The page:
Google release protocol buffers as an open source project

Yesterday the Google open source blog announced a new open source project, to release one of the core pieces of Google infrastructure: protocol buffers. Basically protocol buffers are a way of encoding structured data in a language-neutral and versioning-friendly fashion. Yes, there are a lot of similar ways of doing similar things, but this happens to be the one we use.

Currently the protocol buffer compiler (which takes .proto files and converts them into source for various languages) supports C++, Java and Python. I’m hoping to add C# to that list reasonably quickly. To start with this will just be in my spare time rather than as a 20% project, but who knows…

It’s really nice to work in an environment where the question of “is there any reason we can’t open source this?” crops up quite frequently. I’m looking forward to the day when a piece of code I’ve developed at Google ends up as part of an open source project.

9 thoughts on “Google release protocol buffers as an open source project”

  1. Which open standard are you thinking of in particular?

    Google has had protocol buffers for ages – they’re deeply embedded throughout the infrastructure. Changing to another system certainly wouldn’t be an option.

    So, given the choice between opening up the code or just not doing so but still using it internally, I see no problem with opening it up.

  2. Would be nice if it was possible to use it in GWT.

    What’s the name of that standard Rod?

  3. I took a quick look at the linked site and it looks like this could come in quite handy in a number of scenarios. I wonder how far one could get if trying to integrate it into things like the .net serialization infrastructure and/or WCF. It might be interesting to see just how far that could go.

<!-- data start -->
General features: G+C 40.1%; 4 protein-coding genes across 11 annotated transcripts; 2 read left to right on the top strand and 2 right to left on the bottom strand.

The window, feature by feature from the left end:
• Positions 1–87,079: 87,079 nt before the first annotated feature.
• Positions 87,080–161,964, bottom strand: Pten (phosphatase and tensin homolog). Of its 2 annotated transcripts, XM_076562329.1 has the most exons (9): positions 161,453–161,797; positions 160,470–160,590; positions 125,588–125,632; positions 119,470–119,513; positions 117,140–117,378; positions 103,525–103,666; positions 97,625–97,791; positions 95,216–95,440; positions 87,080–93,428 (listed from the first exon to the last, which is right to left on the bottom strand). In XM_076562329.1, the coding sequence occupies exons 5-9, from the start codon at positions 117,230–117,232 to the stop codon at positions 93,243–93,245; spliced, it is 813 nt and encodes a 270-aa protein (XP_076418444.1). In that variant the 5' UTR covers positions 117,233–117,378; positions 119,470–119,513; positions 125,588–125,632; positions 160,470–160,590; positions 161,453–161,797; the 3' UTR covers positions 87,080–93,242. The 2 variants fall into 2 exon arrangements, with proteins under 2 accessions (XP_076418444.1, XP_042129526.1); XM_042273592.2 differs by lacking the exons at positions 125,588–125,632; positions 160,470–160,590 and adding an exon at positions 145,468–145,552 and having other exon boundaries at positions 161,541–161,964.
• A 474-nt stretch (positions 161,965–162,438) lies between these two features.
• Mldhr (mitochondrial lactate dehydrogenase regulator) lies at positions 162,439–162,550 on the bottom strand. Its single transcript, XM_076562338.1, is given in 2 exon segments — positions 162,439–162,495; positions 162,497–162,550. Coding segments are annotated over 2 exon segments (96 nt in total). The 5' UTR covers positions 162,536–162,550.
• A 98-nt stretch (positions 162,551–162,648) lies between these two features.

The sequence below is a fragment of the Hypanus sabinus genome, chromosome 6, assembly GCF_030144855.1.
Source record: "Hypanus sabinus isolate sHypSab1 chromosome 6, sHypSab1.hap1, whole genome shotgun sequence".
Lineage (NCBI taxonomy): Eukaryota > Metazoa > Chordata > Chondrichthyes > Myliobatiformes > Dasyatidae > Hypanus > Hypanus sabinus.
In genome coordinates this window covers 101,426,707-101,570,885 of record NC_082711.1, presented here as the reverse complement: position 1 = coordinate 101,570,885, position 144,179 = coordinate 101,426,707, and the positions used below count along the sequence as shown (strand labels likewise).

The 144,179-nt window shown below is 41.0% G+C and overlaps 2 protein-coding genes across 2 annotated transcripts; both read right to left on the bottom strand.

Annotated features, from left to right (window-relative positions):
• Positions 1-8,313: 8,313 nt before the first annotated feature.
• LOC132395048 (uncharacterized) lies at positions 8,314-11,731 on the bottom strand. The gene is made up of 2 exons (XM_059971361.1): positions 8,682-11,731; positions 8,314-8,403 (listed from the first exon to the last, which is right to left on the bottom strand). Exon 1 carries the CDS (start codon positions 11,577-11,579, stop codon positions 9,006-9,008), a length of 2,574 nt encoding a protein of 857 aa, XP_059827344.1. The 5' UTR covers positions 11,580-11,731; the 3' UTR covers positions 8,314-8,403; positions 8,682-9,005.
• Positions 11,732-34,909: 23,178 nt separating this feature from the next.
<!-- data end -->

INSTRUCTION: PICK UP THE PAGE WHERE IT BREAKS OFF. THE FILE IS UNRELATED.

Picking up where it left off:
4. Interesting; is part of the intent that the binary serialization is compatible between implementations? (this isn’t mentioned in the overview docs). If so, it would have some advantages over BinaryFormatter (being .NET specific, and really, really annoying at times)… Presumably it would require a bespoke formatter implementation [or something more similar to the existing java etc approaches], and a proto parser (presumably a “Custom Tool” from VS’s perspective).

    I wonder, however, how it would compare to JSON etc, which combines “simple” and “portable” (although obviously fatter than raw binary).

    But if you want any help with the C# version drop me a line ;-p

  5. Of course another thought is how to make it play nicely with other techologies (like LINQ) – whether that means composing the types (the db type and the proto type), or allowing simple conversion between them. Or maybe (as per Jeremy’s note) a WCF plugin would allow proto use in the comms layer without placing restrictions on the types…

    If I get time I’ll try and see how it is *actually* used in the java etc scenarios…

  6. Yes, it should be 100% binary compatible between implementations.

    Compared with JSON: yes, it’s slimmer and probably faster than JSON – but not human readable in native format, of course. I don’t know much about JSON, but protocol buffers have built in knowledge of optional/required fields and typing so there’s a bit more going on there than in JSON (I think – I could be wrong).

    I’m hoping that the C# version will be ready for a first peek in about a week, barring big issues. I’m currently working on the supporting library before going back to the code generation.

    Jon

  7. Re JSON; in particular, I was thinking of current .NET implementation, which is based around data-contracts (.NET 3.0). Indeed, since data-contracts themselves know about such things as optional/required, defaults, full type info, etc – and also supports positional layout [which from what I can see [in a very, very brief look, is what proto seems to use]. I don’t know what you’ve cooked up, but something data-contract oriented might be worth consideration, giving a good level of interplay with other formatters. Just a thought.

  8. Okay. I’ll certainly start off by just porting the Java code in a .NET-idiomatic way, but then it’s quite possible that there are nice layers which could be added on top of that.

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